UCLA School of Public Health Field Studies Program


Community Health Sciences

Field Placement: Ventura County of Public Health Department, HIV/AIDS Services
Location:
Ventura, CA
Preceptor:
Dan Jordan, PhD – Research Psychologist
Student Name: Nicole Smith
Year: 2005

This report signifies the culmination of my internship with the Ventura County of Public Health Department (VCPH) that spanned three months and over 400 hours during the summer of 2005. While at VCPH I worked for HIV/AIDS Education and Prevention and “The Center”, which is the discrete name used for the HIV/AIDS Clinical and Case Management Services. I was also an active member of the Compass Point Steering Committee. My preceptor was Dan Jordan, PhD, county research psychologist who oversees VCPH research projects. In addition, I was supervised by long-time VCPH employee Susan Attaway, MPH, who served as Committee Chair and the HIV/AIDS Prevention and Education Coordinator, and Diana Goulet, PHN, Director of “The Center”.

The idea of a collaborative between local public health organizations came amid concerns of ethnic disparities in HIV/AIDS prevention outreach and medical care to minorities, particularly Hispanics, in Ventura County (VC). Support for the collaborative materialized through a California State Office of AIDS grant to enhance cultural competency among local health agencies. The award of this grant allowed 3-6 months access to the consulting services of Compass Point, a San Francisco-based agency that works to improve capacity among non-profit organizations. Hence, the work of the Compass Point Steering Committee (unofficially known as “Salud y Placer” Collaborative) began.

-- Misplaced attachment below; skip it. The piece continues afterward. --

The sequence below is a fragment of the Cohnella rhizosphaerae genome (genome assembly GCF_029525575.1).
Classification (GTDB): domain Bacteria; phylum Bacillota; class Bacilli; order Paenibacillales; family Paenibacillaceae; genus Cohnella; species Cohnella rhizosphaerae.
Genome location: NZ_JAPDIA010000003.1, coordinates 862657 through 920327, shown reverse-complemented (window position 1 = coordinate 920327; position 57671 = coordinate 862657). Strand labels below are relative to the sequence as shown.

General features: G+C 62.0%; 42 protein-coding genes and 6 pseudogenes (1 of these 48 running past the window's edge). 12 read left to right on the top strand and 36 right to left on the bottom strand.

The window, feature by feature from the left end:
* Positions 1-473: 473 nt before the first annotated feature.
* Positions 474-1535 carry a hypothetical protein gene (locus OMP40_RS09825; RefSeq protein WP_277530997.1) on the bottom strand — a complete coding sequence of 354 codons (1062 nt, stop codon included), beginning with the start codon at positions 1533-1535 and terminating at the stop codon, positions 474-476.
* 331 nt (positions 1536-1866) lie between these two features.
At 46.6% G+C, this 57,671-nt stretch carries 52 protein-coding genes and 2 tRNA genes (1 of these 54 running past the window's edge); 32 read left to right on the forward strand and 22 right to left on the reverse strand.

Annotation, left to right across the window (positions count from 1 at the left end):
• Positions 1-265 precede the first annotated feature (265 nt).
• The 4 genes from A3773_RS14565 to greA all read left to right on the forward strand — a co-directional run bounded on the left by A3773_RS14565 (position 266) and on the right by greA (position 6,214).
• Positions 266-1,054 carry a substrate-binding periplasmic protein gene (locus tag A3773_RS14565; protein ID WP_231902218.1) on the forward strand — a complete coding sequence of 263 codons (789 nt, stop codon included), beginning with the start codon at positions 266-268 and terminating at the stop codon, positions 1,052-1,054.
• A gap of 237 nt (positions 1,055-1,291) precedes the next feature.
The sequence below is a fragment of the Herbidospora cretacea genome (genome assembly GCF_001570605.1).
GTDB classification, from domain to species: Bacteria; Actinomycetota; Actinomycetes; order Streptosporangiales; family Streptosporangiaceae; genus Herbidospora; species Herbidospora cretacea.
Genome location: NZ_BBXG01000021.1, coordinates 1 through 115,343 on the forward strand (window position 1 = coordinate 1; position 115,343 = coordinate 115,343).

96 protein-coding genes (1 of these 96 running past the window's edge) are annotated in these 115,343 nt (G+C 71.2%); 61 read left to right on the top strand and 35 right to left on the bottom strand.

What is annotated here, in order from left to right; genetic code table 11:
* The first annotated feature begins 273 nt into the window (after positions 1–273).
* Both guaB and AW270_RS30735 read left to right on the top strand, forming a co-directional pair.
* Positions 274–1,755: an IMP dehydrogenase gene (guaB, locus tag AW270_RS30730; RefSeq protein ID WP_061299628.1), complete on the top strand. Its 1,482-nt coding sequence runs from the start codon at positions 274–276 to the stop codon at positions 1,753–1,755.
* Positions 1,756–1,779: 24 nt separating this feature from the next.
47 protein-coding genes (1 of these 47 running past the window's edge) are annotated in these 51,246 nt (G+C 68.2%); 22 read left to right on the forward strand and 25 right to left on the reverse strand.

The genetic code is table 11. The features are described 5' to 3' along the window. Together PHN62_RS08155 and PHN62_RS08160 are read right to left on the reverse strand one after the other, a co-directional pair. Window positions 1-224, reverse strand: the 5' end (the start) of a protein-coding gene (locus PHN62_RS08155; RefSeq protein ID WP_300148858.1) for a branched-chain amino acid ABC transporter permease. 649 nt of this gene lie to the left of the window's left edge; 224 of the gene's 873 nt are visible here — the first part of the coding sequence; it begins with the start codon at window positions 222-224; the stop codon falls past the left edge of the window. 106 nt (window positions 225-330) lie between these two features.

Once a month, representatives from VCPH, Planned Parenthood, Ventura County Rainbow Alliance, and Las Clinicas del Camino Real meet with the ultimate goal of reducing the incidence of HIV infection in the Latino community by providing culturally appropriate HIV/AIDS services and outreach to that community. At the initial meeting of agencies, two issues in particular were identified, (1) A need for improved outreach to Latino men who do not identify as gay or as men who have sex with men (MSM) and (2) The claim of an increasing number of Latino MSM and Latinos who are diagnosed later in the HIV/AIDS continuum of disease and/or do not get into care until they are very ill.

I was brought in during the formative research stage to compile information (e.g. acculturation, demographic, psychosocial, and HIV/AIDS characteristic information) about Latinos diagnosed with HIV/AIDS in the county. To accomplish this, I used state case reports that document each new HIV/AIDS case in VC and I performed informal interviews of service providers. From the interviews and current psycho-cultural and HIV/AIDS theoretical models, I developed a data collection instrument to review client charts at The Center. The client charts provided a readily accessible pool of infected Latino individuals from which I was able to collect and analyze relatively consistent data.

Although the sample of only VCPH Latino charts has low external validity to the at-risk Latino population in VC, the information gleaned from it has given the committee and VCPH staff a starting point for the next phase of the project. The data also brought to light operational issues, some of which can improve future tracking of clients and the epidemic in the county.

While performing my research objective, I learned a lot about the organization of a county public health department, including how it contracts with community agencies, merges two divisions, manages staff, and performs outreach activities. Most of all, I met many dedicated and talented professionals whom I am fortunate to continue working with this fall.

 

Back to CHS Field Studies Placement Index | Back to CHS Field Studies | Back to Field Studies Home